Sinfonia No.10

Johann Sebastian Bach

Sinfonia No.10 in G major

BWV796 • “3-Part Inventions: Sinfonia No.10”

About this work

J.S. Bach composed his 15 Three-Part Inventions (he actually called them sinfonias) for keyboard at the same time as their 15 two-part counterparts. They first appear along with the Two-Part Inventions in the 1722 Clavier-Büchlein for Wilhelm Friedemann, Bach's then pre-teen son, and then reappear, slightly revised, in an 1723 volume which Bach prefaces with a detailed description of the 30 pieces' instructional purpose. (An excerpt: "to play cleanly in two voices... deal correctly with three obbligato voices...but, above all else, to acquire a true cantabile style of playing, and, with it, to get a good foretaste of the art of composition.") And instructional these sinfonias are: many is the young piano student who, riding high and triumphant after conquering the Two-Part Inventions, has discovered by moving on to the Three-Part Sinfonias just how truly difficult is the task of mastering that true and beautiful "cantabile style" -- and, furthermore and fully in realization of Bach's purpose, as studies in counterpoint, miniature form, and efficient motivic invention they are without equal.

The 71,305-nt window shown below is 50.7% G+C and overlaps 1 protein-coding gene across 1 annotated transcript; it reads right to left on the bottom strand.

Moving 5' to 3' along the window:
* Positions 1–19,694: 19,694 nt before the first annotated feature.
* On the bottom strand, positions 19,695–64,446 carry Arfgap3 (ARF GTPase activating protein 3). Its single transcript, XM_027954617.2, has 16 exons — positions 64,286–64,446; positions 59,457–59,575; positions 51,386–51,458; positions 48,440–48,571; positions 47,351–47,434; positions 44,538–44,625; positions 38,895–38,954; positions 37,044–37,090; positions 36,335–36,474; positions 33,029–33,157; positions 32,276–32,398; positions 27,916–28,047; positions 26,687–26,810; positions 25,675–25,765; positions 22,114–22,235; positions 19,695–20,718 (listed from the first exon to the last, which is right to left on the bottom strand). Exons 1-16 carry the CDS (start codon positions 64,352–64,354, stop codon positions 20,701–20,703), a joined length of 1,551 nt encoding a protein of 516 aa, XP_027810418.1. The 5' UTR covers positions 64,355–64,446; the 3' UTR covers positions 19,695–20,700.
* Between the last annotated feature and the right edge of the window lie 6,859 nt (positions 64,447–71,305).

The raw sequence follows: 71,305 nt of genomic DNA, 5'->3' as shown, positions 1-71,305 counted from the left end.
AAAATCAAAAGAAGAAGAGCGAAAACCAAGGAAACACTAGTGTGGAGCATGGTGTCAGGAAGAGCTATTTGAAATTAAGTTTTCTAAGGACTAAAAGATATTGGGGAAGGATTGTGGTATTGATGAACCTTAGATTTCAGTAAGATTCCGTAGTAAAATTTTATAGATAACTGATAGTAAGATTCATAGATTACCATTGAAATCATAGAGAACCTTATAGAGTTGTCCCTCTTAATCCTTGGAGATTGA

The Three-Part Sinfonias' value, however, like the value of the Two-Part Inventions, goes well beyond simple pedagogy; for, like the Art of the Fugue or the Well-Tempered Clavier, both of which are also superficially instructional in nature, the Sinfonia is as wonderful, beautiful and, frankly, difficult to the expert as it is to the student -- and there are not many exercise-books that can claim such.

The 15 sinfonias follow the same order of keys as the 15 inventions (an order similar in kind to that used in the Well-Tempered Clavier, though of course in the WTC there are more keys to explore). Fugal procedure is used very frequently throughout the sinfonias (the most striking case is No. 9 in F minor, a true triple fugue!), and even in the cases where the music unfolds in freer fashion, the opening gesture is invariably one of imitation between the top two voices. Bach chose to limit himself to two pages when composing the inventions and sinfonias so that the student would not need to turn pages, and so the pieces are all on the short side; but they are wealthy miniatures indeed.

Done